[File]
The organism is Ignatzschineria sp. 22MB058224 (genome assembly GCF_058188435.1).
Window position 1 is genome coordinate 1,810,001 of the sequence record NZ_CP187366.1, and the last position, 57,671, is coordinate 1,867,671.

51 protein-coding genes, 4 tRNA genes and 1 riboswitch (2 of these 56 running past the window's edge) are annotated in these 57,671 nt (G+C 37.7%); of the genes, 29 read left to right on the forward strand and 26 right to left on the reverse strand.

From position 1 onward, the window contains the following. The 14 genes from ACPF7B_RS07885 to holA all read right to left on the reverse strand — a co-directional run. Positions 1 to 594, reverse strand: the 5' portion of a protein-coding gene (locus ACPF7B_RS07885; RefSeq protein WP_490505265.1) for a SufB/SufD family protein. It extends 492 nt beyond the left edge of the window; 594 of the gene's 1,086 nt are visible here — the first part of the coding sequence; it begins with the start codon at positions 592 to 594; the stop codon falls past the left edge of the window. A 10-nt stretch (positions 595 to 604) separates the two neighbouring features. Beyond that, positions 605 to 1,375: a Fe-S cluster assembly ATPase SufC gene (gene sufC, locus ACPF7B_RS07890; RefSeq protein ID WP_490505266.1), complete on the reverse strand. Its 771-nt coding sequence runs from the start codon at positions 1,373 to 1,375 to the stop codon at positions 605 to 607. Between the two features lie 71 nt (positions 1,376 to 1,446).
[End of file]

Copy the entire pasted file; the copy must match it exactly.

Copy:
The organism is Ignatzschineria sp. 22MB058224 (genome assembly GCF_058188435.1).
Window position 1 is genome coordinate 1,810,001 of the sequence record NZ_CP187366.1, and the last position, 57,671, is coordinate 1,867,671.

51 protein-coding genes, 4 tRNA genes and 1 riboswitch (2 of these 56 running past the window's edge) are annotated in these 57,671 nt (G+C 37.7%); of the genes, 29 read left to right on the forward strand and 26 right to left on the reverse strand.

From position 1 onward, the window contains the following. The 14 genes from ACPF7B_RS07885 to holA all read right to left on the reverse strand — a co-directional run. Positions 1 to 594, reverse strand: the 5' portion of a protein-coding gene (locus ACPF7B_RS07885; RefSeq protein WP_490505265.1) for a SufB/SufD family protein. It extends 492 nt beyond the left edge of the window; 594 of the gene's 1,086 nt are visible here — the first part of the coding sequence; it begins with the start codon at positions 592 to 594; the stop codon falls past the left edge of the window. A 10-nt stretch (positions 595 to 604) separates the two neighbouring features. Beyond that, positions 605 to 1,375: a Fe-S cluster assembly ATPase SufC gene (gene sufC, locus ACPF7B_RS07890; RefSeq protein ID WP_490505266.1), complete on the reverse strand. Its 771-nt coding sequence runs from the start codon at positions 1,373 to 1,375 to the stop codon at positions 605 to 607. Between the two features lie 71 nt (positions 1,376 to 1,446).